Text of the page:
Entering the 21st century, we knew it would be like no other ... all roads and prophecies leading us to 'now'.
January 2001 ... two weeks after returning from my adventures in Egypt ... I opened the year with a blog that referenced '2001: A Space Odyssey', 'Thus Spake Zarathustra' and knew that Z would speak that year as later witnessed by the events of 9/11 nine months later which I noted when I updated the file at the end of the year.
Eight years later ... the Ripple Effect from 9/11 on Wall Street has flowed into the economy as we experience global recession.
This energy surfaces today as we find a story from Wired - replete with metaphors and a knowing that something will happen this year - as is programmed.
When the program (HAL) is shut, it's all over and exist and exit will become one.
Wired - January 12, 2009
HAL 9000, the master computer aboard the Discovery spaceship in the fictional film and novel 2001: A Space Odyssey, becomes operational. He will inspire millions of dreams - and some nightmares - of artificial intelligence. First, the year: When astronaut Dave Bowman is removing the hardware modules that govern the computer's higher cognitive functions, HAL regresses to his infancy and begins an eerie recitation of bits of his earliest knowledge: "I am a HAL 9000 Computer Production No. 3. I became operational at the H-A-L plant in Urbana, Illinois on the 12th of January, 1992." At least that is what HAL said in the 1968 film.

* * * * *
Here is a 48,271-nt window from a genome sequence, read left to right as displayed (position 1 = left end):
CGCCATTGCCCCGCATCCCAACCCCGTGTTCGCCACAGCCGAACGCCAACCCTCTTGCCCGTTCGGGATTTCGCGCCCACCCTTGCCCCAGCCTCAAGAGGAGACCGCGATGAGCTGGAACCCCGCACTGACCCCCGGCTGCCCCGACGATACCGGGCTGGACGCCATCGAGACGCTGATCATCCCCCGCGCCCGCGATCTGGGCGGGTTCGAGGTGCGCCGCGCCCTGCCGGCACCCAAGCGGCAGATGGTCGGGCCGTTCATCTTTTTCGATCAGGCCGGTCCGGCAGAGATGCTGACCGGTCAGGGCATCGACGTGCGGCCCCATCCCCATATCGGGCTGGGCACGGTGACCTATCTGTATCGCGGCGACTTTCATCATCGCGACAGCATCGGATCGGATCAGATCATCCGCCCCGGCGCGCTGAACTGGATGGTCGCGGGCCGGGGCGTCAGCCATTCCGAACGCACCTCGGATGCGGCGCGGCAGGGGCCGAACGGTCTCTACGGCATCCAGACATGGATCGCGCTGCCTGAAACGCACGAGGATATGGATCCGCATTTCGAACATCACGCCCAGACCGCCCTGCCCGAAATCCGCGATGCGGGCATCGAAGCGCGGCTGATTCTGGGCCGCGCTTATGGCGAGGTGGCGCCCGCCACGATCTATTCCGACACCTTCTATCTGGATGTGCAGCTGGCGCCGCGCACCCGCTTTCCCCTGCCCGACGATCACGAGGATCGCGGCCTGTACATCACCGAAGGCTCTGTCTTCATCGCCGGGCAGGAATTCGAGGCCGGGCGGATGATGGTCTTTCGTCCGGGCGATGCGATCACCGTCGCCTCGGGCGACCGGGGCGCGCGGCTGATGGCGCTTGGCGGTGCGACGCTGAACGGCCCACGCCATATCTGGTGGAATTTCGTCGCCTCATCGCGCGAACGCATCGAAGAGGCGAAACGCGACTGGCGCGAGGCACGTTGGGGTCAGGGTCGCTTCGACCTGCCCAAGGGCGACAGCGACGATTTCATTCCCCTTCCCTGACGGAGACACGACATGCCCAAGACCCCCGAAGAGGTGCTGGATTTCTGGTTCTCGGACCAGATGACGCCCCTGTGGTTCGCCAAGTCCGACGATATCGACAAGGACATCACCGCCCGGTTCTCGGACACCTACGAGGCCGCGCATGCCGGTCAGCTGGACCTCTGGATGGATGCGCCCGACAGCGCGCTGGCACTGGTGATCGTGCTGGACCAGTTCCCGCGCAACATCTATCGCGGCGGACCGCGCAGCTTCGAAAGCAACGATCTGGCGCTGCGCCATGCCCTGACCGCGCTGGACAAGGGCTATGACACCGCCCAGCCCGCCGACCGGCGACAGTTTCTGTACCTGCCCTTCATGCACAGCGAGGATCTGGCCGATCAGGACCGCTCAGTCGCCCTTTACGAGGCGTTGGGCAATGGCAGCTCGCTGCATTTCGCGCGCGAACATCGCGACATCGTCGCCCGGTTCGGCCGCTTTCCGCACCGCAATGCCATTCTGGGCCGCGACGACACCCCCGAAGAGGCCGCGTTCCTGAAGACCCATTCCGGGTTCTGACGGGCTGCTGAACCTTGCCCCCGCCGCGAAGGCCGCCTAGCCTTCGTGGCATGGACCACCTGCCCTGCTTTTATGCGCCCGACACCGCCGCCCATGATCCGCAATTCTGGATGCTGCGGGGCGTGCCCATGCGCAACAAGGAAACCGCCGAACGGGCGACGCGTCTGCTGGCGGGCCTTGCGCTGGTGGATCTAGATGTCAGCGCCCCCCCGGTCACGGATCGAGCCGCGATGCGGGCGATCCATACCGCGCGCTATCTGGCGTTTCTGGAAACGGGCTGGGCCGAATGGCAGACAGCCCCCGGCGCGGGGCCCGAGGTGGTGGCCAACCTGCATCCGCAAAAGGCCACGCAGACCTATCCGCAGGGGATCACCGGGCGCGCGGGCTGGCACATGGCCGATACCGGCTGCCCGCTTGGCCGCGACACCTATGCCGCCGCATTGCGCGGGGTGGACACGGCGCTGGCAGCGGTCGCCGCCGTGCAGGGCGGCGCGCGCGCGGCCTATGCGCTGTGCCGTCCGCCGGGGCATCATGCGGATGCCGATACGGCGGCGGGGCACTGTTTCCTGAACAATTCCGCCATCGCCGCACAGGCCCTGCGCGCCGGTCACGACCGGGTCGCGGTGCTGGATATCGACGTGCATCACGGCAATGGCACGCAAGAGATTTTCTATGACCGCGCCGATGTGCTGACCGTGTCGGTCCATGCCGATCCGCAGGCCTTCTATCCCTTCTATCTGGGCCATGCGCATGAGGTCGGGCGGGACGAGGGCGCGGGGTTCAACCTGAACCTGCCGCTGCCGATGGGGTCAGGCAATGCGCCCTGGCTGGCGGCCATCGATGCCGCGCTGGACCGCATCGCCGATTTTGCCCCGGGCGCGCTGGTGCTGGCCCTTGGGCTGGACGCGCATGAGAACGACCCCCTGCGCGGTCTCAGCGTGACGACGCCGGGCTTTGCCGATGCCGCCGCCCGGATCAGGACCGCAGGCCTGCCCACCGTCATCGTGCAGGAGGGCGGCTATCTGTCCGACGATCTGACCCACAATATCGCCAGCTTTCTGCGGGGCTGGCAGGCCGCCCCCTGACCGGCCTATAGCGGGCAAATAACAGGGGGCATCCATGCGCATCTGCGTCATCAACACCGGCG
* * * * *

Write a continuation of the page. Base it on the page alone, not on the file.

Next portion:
Director Stanley Kubrick and author Arthur C. Clarke co-wrote the screenplay, inspired by Clarke's 1950 short story "The Sentinel." The film was not based on a novel, but Clarke soloed the novelized version of the screenplay, and he changed HAL's birth year to 1997.
About the name: Chapter 16 of the novel clearly states that HAL stands for "Heuristically programmed ALgorithmic computer." Many film viewers, however, thought HAL was a one-letter-ahead cypher for IBM. In his book The Lost Worlds of 2001 Clarke dismissed that idea as embarrassing, given all the help IBM had given to the film: "We ... would have changed the name had we spotted the coincidence."
In fact, HAL's original name was Athena, goddess of war, wisdom and fertlity, but Kubrick decided a male personality and voice would be better for a menacing supercomputer. Martin Balsam was cast first for the role, but was dropped because his voice was too emotional. Canadian Shakespearean actor Douglas Rain won the role with neutral, unctuous tones.
The place: Urbana, Illinois is home to the University of Illinois and - since 1986 - the National Center for Supercomputing Applications, which developed the first web browser, Mosaic. HAL's lobotomy monologue in the book mentions his first instructor, Dr. Chandra. In fact, the only Chandra at UI in 1968, at least, was a Mr. Shasti Chandra. He was writing his thesis on spacecraft attitude control, but told a reporter he had nothing to do with making the film.
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